Nature of Particles

Arja Hop & Peter Svenson, Karen Lee Williams

September 8 - October 6, 2018

Albada Jelgersma gallery is pleased to open the new season with the exhibition Nature of Particles, showcasing recent work by artist duo Arja Hop & Peter Svenson and Karen Lee Williams.

The artists in the exhibition can be perceived as researchers. They investigate the elements of our daily life through the use of chemical processes and color pigments. Their varied approaches flirt with a scientific view of the world, but the works surprise the viewer with unexpected imagery evoking the mystical and intangible.

Karen Lee Williams (1980), who exhibited with the gallery in 2017, searches for the confrontation between science and intuition. With her sculptures and photographs, she challenges conventional assumptions about natural phenomena and materiality and she makes us aware of the absurdity in trying to reconcile reason with gut feeling. On view in the exhibition will be various cyanotype photograms, a process invented in 1842 known for its blue hues and was used for blueprints, as well as an installation of rope on the floor and several wall sculptures. Lee Williams is inspired by instances where superstition and mysticism infiltrate scientific discovery and technology. Her work results in a playful interaction between logic and emotion.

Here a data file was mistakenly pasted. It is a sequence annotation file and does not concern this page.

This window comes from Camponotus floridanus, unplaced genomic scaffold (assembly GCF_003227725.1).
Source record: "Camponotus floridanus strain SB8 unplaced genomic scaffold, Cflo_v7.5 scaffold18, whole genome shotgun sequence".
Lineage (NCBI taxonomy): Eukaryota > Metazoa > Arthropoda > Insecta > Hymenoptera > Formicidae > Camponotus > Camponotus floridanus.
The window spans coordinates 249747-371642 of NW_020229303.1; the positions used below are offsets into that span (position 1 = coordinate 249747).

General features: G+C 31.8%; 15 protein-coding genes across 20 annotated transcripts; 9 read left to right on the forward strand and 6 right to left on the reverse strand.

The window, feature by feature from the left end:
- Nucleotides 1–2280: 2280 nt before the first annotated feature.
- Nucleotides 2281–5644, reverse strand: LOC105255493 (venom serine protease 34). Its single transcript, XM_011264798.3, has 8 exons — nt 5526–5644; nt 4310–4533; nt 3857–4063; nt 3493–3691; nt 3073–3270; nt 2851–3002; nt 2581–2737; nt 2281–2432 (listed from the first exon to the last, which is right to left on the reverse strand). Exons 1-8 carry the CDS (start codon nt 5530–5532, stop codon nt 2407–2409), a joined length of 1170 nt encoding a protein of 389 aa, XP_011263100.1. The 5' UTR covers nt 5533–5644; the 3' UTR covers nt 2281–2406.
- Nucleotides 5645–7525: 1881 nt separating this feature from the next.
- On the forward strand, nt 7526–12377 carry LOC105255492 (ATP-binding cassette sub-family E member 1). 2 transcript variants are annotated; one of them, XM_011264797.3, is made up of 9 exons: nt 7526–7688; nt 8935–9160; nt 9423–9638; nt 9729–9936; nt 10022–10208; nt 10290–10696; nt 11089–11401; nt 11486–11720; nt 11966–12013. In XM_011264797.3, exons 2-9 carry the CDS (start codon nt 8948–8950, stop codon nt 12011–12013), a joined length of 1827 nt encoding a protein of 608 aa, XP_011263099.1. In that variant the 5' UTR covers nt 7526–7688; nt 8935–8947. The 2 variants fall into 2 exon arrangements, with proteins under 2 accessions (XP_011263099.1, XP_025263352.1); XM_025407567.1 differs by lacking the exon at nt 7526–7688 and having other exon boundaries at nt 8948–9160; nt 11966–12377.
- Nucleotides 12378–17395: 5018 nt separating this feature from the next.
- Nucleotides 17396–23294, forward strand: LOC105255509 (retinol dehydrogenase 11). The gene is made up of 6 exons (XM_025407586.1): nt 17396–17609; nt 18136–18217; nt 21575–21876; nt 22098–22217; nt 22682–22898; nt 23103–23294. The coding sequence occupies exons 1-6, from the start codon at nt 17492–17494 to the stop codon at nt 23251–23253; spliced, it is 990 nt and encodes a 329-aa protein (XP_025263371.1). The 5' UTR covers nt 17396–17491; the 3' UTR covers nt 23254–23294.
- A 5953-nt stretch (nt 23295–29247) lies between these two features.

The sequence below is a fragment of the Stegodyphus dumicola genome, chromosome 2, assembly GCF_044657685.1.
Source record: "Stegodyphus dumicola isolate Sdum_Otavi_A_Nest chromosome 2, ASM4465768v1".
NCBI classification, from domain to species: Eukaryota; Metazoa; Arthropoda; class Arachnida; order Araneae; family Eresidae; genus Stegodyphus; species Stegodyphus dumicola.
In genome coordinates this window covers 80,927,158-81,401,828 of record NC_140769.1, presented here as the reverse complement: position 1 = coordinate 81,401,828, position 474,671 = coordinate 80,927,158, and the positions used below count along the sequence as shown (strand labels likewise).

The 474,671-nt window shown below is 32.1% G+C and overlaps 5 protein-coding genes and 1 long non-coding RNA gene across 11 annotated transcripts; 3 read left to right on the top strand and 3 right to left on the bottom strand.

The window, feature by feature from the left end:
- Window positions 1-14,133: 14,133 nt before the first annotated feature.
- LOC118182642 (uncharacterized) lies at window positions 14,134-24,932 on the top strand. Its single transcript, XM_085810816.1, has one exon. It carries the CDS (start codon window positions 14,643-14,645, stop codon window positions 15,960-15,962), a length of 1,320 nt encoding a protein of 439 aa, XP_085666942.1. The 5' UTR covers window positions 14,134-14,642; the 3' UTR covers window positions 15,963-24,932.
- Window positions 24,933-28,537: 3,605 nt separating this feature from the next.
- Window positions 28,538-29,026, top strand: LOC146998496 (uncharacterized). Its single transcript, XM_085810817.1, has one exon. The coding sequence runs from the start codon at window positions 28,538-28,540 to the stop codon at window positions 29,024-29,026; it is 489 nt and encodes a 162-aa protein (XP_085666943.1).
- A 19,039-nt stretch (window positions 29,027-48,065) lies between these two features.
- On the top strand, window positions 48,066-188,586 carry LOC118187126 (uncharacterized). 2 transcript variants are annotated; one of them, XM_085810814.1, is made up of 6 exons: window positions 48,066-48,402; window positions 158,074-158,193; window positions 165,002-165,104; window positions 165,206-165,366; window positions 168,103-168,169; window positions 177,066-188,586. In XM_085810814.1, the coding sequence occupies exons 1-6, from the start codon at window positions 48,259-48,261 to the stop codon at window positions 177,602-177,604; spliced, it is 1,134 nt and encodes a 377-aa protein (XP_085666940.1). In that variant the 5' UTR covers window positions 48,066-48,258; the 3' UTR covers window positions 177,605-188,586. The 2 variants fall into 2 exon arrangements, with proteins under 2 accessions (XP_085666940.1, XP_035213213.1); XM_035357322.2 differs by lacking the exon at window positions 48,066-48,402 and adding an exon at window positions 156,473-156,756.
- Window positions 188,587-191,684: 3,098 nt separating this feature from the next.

A similar social involvement is evident in the work of artist duo Arja Hop (1968) and Peter Svenson (1956). With their photographs they let us perceive nature and its surroundings in a different way while making us aware of the history of the soil of a certain area and of the way plants react to their environment. Together they have developed a way to print extracted colors from plants. In an installation of more than 2.5 by 2.5 meters, they show the residues of hollyhocks growing on various locations in Amsterdam, resulting in an abstract panel of colors. In their work they use different analog photographic processes that can best reflect their findings. They complete all stages themselves. Methods they use are photograms, large format film, silver gelatin and chromogenic prints with a central role of the darkroom. They produce images that have a visual appeal and encourage thinking as well.